When a publicly traded company meets a pay-for-performance target, it may be lauded by Wall Street investors, however, new research from Washington University in St. Louis shows it can also be cause for concern.
The business of sports, said Joseph S. Lacob (left), co-executive chairman and CEO of the NBA’s Golden State Warriors, isn’t just fun and games. Future successful sports industry leaders must be innovative thinkers with a solid foundational business background, like the new minor in the business of sports at Olin Business School, a program he is helping launch with a $1 million gift.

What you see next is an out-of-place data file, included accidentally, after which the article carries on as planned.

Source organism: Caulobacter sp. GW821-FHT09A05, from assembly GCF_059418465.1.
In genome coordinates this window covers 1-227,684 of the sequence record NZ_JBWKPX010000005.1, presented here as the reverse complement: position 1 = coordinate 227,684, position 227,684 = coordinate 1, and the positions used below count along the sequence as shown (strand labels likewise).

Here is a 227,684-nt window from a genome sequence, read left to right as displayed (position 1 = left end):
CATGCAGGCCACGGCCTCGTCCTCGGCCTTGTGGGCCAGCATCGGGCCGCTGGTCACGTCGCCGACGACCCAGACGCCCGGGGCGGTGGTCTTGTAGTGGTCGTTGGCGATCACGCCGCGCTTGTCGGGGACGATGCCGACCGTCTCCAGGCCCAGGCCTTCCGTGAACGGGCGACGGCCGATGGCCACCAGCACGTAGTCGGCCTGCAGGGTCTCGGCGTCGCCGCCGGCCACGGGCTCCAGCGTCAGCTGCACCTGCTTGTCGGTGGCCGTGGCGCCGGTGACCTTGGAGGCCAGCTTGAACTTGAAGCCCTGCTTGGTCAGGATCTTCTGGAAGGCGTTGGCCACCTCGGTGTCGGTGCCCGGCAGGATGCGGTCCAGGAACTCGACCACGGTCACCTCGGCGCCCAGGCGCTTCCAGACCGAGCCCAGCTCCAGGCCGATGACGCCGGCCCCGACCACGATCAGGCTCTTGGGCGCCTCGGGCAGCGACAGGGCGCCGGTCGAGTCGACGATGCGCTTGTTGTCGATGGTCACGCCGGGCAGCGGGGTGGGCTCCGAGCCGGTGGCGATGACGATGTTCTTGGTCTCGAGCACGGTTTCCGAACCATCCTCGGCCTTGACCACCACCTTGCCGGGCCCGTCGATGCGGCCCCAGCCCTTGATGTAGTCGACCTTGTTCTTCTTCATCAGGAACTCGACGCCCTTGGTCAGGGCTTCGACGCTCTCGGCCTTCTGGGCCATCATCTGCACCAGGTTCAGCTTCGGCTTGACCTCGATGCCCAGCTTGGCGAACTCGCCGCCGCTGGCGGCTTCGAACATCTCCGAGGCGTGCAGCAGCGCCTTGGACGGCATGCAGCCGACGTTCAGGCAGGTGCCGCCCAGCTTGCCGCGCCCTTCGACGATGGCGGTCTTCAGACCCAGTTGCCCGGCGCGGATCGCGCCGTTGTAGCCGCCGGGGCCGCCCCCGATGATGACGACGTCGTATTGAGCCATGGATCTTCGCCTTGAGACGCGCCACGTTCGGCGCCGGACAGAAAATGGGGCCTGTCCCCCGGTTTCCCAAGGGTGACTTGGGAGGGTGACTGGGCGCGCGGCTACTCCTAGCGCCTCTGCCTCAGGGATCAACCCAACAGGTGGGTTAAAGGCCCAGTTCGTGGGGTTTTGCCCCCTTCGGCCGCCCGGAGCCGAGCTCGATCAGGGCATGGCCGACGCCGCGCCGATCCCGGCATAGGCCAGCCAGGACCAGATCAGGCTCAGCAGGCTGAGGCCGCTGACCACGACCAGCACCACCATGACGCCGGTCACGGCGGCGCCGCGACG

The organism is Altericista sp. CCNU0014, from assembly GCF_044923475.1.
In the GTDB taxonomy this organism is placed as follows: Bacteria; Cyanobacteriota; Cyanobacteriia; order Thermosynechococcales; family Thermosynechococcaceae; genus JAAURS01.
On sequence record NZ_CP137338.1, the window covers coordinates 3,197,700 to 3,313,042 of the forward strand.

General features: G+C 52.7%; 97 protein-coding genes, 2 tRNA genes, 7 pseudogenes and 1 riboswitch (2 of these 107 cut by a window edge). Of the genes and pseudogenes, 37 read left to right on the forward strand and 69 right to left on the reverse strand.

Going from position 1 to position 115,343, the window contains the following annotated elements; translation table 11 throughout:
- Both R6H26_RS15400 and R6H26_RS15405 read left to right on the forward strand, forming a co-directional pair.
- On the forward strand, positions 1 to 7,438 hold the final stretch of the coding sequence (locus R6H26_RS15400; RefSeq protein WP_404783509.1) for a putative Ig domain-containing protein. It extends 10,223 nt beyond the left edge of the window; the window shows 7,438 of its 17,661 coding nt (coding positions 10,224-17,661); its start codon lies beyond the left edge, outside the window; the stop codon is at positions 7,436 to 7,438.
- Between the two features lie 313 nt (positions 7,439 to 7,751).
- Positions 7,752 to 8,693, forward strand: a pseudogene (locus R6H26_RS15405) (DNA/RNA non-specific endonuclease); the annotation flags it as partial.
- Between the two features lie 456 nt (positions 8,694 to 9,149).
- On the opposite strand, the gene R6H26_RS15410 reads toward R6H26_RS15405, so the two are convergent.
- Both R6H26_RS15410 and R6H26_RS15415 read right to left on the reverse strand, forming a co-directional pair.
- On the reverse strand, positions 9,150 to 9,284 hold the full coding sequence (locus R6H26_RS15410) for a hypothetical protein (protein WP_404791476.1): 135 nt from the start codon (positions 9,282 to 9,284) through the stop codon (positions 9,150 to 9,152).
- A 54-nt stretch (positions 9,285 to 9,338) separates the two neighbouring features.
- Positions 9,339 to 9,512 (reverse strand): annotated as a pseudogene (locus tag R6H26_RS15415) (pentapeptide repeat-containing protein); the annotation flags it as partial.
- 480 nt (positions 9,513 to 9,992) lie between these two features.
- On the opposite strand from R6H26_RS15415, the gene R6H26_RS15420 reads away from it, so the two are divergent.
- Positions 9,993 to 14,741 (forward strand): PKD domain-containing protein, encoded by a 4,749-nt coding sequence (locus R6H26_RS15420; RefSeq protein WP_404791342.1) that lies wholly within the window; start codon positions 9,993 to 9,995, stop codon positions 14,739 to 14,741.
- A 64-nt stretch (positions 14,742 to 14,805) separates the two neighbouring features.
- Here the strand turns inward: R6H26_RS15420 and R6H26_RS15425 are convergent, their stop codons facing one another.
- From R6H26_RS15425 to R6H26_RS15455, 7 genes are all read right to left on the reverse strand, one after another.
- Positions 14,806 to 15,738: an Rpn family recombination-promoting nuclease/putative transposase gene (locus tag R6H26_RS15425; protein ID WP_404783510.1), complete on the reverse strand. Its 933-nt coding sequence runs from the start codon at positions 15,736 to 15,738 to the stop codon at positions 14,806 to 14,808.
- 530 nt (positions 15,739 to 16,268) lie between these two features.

A new study by a finance professor at Washington University in St. Louis finds that the amount of stock options in a CEO’s compensation package can result in an increase in risk-taking by company leaders. Such a finding seems obvious at first blush, but uncovering clean empirical evidence always has been illusive.
A trio of Olin Business School researchers — Radhakrishnan Gopalan, PhD, assistant professor of finance; Todd Milbourn, PhD, the Hubert C. and Dorothy R. Moog Professor of Finance; and Anjan Thakor, PhD, the John E. Simon Professor of Finance — says companies have not previously had the proper tools for determining how to pay executives and have developed a formula that businesses can use to align the duration, or payout, of an executive’s compensation with the strategic needs of the company.